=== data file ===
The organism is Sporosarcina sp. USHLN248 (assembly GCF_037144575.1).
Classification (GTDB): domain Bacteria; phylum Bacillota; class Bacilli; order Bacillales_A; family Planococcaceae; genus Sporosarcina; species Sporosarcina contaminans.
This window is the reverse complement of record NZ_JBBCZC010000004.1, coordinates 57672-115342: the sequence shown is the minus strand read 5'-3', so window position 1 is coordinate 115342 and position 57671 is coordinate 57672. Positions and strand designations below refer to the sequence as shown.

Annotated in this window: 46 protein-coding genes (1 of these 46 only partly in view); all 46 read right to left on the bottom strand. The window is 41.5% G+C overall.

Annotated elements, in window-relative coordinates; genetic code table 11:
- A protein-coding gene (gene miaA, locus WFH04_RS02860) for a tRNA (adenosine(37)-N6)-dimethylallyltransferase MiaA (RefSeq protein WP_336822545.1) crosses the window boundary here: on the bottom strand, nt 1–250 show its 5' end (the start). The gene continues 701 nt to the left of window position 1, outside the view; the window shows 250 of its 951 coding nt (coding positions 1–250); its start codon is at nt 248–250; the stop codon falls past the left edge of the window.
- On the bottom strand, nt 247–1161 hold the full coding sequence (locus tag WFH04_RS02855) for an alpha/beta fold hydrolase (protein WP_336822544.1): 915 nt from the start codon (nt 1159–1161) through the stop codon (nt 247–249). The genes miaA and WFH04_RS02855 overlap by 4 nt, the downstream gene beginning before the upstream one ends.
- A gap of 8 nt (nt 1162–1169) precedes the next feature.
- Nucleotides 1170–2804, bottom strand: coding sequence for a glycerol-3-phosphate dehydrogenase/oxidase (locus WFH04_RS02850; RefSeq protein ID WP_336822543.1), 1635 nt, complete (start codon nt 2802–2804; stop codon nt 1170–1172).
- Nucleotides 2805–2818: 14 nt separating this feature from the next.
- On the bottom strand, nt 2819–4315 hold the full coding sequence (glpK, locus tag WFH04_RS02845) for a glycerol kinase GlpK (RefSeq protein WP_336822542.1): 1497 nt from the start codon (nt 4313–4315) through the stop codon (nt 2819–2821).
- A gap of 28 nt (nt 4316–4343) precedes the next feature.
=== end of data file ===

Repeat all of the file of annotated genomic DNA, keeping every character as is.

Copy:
The organism is Sporosarcina sp. USHLN248 (assembly GCF_037144575.1).
Classification (GTDB): domain Bacteria; phylum Bacillota; class Bacilli; order Bacillales_A; family Planococcaceae; genus Sporosarcina; species Sporosarcina contaminans.
This window is the reverse complement of record NZ_JBBCZC010000004.1, coordinates 57672-115342: the sequence shown is the minus strand read 5'-3', so window position 1 is coordinate 115342 and position 57671 is coordinate 57672. Positions and strand designations below refer to the sequence as shown.

Annotated in this window: 46 protein-coding genes (1 of these 46 only partly in view); all 46 read right to left on the bottom strand. The window is 41.5% G+C overall.

Annotated elements, in window-relative coordinates; genetic code table 11:
- A protein-coding gene (gene miaA, locus WFH04_RS02860) for a tRNA (adenosine(37)-N6)-dimethylallyltransferase MiaA (RefSeq protein WP_336822545.1) crosses the window boundary here: on the bottom strand, nt 1–250 show its 5' end (the start). The gene continues 701 nt to the left of window position 1, outside the view; the window shows 250 of its 951 coding nt (coding positions 1–250); its start codon is at nt 248–250; the stop codon falls past the left edge of the window.
- On the bottom strand, nt 247–1161 hold the full coding sequence (locus tag WFH04_RS02855) for an alpha/beta fold hydrolase (protein WP_336822544.1): 915 nt from the start codon (nt 1159–1161) through the stop codon (nt 247–249). The genes miaA and WFH04_RS02855 overlap by 4 nt, the downstream gene beginning before the upstream one ends.
- A gap of 8 nt (nt 1162–1169) precedes the next feature.
- Nucleotides 1170–2804, bottom strand: coding sequence for a glycerol-3-phosphate dehydrogenase/oxidase (locus WFH04_RS02850; RefSeq protein ID WP_336822543.1), 1635 nt, complete (start codon nt 2802–2804; stop codon nt 1170–1172).
- Nucleotides 2805–2818: 14 nt separating this feature from the next.
- On the bottom strand, nt 2819–4315 hold the full coding sequence (glpK, locus tag WFH04_RS02845) for a glycerol kinase GlpK (RefSeq protein WP_336822542.1): 1497 nt from the start codon (nt 4313–4315) through the stop codon (nt 2819–2821).
- A gap of 28 nt (nt 4316–4343) precedes the next feature.